Dehydration may occur with just water loss or with water and electrolyte loss (isotonic dehydration). Isotonic dehydration is the most common type of fluid loss problem. Fluid is lost only from the extracellular fluid (ECF) space, including both the plasma and the interstitial spaces. There is no shift of fluids between spaces, so the intracellular fluid (ICF) volume remains normal (Fig. 13-7). Circulating blood volume is decreased (hypovolemia) and leads to inadequate tissue perfusion. The body’s defenses adapt (compensate) during dehydration to maintain adequate blood flow to vital organs in spite of hypovolemia (Fig. 13-8).




Health Promotion and Maintenance

Mild dehydration is very common among healthy adults and is corrected or prevented easily by matching fluid intake with fluid output. Problems occur when people perform heavy exercise, especially in warm environments, without taking the time to replace excessive fluid losses. Dry climates and higher altitudes also increase fluid loss through the respiratory tract. Teach all patients to drink more fluids, especially water, whenever they engage in heavy physical activity or live in dry climates or at higher altitudes. Beverages with caffeine can increase fluid loss, as can drinks containing alcohol; thus these beverages should not be used to prevent or treat dehydration.


Moderate to severe dehydration is more likely to occur in people who are unable to obtain fluids without help. Older adults living in long-term care facilities and those adults with cognitive or motor problems depend on others for hydration. Dehydration in this population can be prevented with careful hydration programs. These programs include routinely offering residents a choice of fluids every hour or two during the day and at any other logical opportunity, such as when administering medications.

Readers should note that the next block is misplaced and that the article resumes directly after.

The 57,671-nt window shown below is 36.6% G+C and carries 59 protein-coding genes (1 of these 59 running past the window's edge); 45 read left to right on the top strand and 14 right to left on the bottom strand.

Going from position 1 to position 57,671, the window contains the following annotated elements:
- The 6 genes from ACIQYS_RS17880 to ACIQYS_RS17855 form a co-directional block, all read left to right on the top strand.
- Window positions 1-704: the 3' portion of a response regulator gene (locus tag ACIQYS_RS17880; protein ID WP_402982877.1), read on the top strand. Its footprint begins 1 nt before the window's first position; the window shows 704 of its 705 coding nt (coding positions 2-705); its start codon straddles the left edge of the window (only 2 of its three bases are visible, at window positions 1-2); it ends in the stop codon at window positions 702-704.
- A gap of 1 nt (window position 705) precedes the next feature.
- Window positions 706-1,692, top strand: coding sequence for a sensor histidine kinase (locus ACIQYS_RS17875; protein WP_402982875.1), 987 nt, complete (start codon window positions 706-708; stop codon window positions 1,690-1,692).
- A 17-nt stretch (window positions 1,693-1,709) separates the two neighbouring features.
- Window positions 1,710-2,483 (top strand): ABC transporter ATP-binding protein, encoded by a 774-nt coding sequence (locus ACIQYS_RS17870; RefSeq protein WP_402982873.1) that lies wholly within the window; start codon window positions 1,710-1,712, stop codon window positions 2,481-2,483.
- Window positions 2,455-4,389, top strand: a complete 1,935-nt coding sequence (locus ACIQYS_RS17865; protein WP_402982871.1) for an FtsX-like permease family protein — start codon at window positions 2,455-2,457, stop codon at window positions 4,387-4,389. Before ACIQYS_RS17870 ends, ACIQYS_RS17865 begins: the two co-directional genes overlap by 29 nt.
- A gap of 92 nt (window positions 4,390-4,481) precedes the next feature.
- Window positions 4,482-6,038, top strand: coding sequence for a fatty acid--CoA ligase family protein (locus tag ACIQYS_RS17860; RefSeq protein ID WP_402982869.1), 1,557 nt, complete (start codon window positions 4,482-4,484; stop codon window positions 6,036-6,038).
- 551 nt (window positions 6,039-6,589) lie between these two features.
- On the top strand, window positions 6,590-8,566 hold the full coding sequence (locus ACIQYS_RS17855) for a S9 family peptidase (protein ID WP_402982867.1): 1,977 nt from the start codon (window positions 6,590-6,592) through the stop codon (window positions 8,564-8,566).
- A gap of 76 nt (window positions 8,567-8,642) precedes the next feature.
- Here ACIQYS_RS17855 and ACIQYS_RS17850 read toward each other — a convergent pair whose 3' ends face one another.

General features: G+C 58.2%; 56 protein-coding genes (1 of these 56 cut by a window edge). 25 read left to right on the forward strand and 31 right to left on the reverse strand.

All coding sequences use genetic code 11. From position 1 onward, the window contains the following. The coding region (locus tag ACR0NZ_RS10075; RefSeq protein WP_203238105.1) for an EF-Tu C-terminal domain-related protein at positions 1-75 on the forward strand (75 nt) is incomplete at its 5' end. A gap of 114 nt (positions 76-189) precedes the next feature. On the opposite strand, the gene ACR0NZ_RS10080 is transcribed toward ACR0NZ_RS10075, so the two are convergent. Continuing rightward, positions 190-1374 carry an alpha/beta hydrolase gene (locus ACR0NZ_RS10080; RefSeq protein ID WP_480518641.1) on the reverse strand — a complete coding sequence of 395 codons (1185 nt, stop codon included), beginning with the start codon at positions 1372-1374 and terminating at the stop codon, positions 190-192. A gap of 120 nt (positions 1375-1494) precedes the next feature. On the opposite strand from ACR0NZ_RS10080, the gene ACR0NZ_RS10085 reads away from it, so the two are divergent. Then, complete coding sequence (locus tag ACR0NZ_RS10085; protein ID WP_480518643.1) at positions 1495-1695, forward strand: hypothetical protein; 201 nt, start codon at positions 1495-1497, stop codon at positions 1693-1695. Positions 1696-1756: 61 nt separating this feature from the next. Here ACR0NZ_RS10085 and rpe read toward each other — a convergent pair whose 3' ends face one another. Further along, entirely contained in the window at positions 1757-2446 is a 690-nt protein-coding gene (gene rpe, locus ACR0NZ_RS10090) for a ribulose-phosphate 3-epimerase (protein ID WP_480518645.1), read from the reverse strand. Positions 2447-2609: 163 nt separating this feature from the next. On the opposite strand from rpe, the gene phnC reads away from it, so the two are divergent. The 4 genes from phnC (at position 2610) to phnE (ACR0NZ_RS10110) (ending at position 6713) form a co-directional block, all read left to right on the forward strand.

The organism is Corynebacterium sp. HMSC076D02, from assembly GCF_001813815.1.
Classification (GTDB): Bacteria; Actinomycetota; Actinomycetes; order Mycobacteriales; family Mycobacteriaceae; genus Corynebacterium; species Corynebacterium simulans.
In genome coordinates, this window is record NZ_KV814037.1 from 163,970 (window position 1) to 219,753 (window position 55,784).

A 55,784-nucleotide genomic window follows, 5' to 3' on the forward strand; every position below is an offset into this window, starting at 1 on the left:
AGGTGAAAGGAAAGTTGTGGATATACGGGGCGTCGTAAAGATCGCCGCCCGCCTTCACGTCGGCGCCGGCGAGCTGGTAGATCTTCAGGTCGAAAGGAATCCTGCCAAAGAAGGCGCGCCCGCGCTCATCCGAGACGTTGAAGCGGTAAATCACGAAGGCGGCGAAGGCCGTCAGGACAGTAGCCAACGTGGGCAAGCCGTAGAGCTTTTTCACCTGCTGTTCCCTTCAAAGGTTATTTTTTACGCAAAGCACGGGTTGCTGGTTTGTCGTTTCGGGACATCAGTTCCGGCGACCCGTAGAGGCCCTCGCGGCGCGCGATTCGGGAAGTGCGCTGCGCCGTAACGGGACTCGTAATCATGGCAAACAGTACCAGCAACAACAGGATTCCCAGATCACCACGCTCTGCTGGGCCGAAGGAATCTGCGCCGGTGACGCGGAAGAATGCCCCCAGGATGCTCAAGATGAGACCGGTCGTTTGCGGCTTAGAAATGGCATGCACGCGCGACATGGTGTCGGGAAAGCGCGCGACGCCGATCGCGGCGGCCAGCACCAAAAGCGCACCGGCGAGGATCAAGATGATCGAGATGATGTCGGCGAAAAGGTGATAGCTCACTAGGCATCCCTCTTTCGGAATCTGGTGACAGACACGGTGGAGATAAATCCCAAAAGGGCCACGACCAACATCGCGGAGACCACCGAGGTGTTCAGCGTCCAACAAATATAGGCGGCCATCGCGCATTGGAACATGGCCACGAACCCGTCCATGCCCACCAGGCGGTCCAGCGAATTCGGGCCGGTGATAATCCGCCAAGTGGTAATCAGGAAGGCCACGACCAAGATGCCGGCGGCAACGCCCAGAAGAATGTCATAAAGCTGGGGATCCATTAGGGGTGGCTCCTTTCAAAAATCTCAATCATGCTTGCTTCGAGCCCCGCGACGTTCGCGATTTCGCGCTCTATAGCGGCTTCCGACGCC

Patient-Centered Collaborative Care


Assessment

History

One way of organizing history data to assess the patient’s fluid status is to use Gordon’s Functional Health Patterns (Gordon, 2010). The patterns that most affect fluid status are the Nutritional-Metabolic Pattern and the Elimination Pattern (Chart 13-3).



The nutritional history can reveal problems that affect fluid balance. Ask specific questions about food and liquid intake, and guide the patient in reporting accurately the amount of fluid ingested because he or she may not understand the connection between dietary intake and the onset of fluid imbalances. Also assess the types of fluids and foods ingested to determine amount and osmolarity. Many patients do not know that solid foods contain liquid. Solid foods such as ice cream, gelatin, and ices are liquids at body temperature, and these must be included when calculating fluid intake.